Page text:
How to Leave Your Job on Good Terms

Many people think leaving a job has to be a terrible experience. How will the boss react? How will you be able to face him/her? Won’t cleaning out your desk be awkward? What about my coworkers? Will they feel like I’m abandoning them? What about our customers? How will they feel?

Work_life_balance_rat_race

Fear not. This article will tell you exactly how to leave your job on good terms. It takes a little planning and a little smooth talking but you can exit your job quite gracefully if you follow these tips:

Time It Right

There’s a good time to quit and a bad time to quit. Don’t quit when business is crazy. That will leave your coworkers in a bind. It will make them resent you. There’s no faster way to ruin a working relationship that to bail on someone. It doesn’t matter if you and that coworker got along for years – if you leave them in a bind, they will remember. As they say, people remember their first impression and last impression best. Leave when business is slow.

Write a Formal Resignation Letter

The company will make you put it in writing so get this out of the way even before telling your boss you quit. After tell him/her, hand them this letter to make it official. Make sure to sign it. Make sure to state why you are leaving.

Clean up Any Lose Ends

Don’t leave a giant to-do list for your coworkers to look after. That will bum everyone out. Instead, finish all your projects ahead of time. This may take a month or two – so plan accordingly! Quitting a good job takes time.

Tell the Coworkers You Care about Most, First

After you tell your boss, tell your coworkers individually. Don’t let them hear it through the grape vine. They will resent that behavior. Sit them down and explain to them the situation. Try not to make it sound like you hate the job and are moving onto bigger and better things. Remember… you’re leaving these people behind in the trenches. Be kind to them.

Call Your Customers to Let Them Know You Are Leaving

Calling everyone you serve is beneficial for several reasons. First, it’s a professional courtesy. Second, you may work with them in the future. As they say, bridges are for building, not burning. When you tell the customer you’re changing employers, the customer may follow you in your career. That customer may just like you, not the company you currently work for. It’s like poaching customers without really doing it. It generally works out for everyone.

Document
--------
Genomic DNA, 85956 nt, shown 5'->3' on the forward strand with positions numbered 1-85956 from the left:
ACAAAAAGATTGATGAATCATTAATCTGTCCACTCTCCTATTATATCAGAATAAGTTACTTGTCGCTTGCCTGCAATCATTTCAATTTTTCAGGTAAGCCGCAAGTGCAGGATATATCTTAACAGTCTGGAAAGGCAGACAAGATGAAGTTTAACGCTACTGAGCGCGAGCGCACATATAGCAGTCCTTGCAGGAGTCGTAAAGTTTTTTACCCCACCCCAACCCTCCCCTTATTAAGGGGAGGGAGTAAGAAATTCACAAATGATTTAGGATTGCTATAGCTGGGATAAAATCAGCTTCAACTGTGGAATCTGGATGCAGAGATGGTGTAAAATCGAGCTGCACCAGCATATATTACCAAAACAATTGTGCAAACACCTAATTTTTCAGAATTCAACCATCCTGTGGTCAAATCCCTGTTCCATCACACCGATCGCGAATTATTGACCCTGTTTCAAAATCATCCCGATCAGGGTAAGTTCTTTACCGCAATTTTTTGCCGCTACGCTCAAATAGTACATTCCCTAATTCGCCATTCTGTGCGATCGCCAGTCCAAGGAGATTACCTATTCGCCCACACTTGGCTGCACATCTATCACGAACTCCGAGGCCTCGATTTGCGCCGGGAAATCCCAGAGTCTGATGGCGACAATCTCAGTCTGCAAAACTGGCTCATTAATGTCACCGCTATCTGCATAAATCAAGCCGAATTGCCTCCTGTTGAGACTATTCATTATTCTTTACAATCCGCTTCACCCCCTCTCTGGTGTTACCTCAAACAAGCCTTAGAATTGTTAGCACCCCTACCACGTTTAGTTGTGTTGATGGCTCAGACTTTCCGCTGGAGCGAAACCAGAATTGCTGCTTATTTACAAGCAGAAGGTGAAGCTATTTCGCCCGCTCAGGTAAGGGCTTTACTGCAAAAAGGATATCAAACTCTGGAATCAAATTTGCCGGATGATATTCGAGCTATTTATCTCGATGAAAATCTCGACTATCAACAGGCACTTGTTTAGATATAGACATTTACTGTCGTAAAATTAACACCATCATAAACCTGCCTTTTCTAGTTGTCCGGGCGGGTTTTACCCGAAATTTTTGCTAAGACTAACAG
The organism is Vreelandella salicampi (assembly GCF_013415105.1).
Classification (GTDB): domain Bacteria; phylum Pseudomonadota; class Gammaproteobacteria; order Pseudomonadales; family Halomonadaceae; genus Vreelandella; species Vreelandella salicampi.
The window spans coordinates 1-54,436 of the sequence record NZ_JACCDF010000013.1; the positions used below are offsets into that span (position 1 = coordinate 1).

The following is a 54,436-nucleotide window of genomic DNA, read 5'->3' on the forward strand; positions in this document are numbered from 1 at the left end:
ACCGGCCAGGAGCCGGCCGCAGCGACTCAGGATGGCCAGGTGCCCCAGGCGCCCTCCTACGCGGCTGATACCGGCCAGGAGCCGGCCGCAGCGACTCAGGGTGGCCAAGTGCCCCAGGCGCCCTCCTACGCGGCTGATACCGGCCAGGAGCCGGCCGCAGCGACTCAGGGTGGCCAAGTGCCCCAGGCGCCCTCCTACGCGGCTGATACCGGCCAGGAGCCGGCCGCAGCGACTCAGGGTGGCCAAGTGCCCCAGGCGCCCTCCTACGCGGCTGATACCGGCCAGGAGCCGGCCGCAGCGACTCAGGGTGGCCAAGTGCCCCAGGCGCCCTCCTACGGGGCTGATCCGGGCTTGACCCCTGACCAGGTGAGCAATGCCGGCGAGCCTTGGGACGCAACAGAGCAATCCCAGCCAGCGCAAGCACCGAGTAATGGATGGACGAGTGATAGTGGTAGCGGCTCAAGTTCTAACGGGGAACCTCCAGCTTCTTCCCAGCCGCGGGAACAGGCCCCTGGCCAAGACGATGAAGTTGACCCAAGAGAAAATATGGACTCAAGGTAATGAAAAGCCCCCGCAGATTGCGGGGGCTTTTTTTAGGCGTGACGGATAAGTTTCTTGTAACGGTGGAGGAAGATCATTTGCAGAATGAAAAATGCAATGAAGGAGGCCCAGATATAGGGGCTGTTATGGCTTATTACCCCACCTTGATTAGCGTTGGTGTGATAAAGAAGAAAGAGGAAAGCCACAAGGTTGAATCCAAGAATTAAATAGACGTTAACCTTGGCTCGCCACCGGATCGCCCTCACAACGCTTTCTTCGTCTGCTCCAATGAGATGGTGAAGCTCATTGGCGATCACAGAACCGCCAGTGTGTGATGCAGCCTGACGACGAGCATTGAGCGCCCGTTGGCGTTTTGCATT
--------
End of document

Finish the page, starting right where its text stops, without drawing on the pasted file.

Begin Cleaning out Your Desk Asap

You have a lot of stuff in your desk whether you think you do or not. Begin cleaning out your desk about a month before the day you leave. Be subtle if you haven’t yet quit. Cleaning out your desk early is wise for many reasons:

  • It keeps you from playing stairmaster on your last day
  • It keeps people from noticing you’re cleaning out your desk and talking to you endlessly about how they wish they could quit
  • It keeps you from having to come to the office during your off-time just to clean out your desk (that’s no fun)
  • It keeps you from getting tired of cleaning and doing a rush job.
  • This ensures you won’t leave anything behind. That would be awkward.

Try Not to ‘Rally the Troops’ Too Much

Finally, try not to get involved with the hate speech that will inevitably ensue. Just be chill. Exit as your own person. Don’t need to ruffle feathers. Just aim for a smooth transition into your new job. Congratulations!

Join our newsletter

If you like Critical Financial, subscribe and get our latest content via email.

Powered by ConvertKit

Share this post:

Leave a Comment

*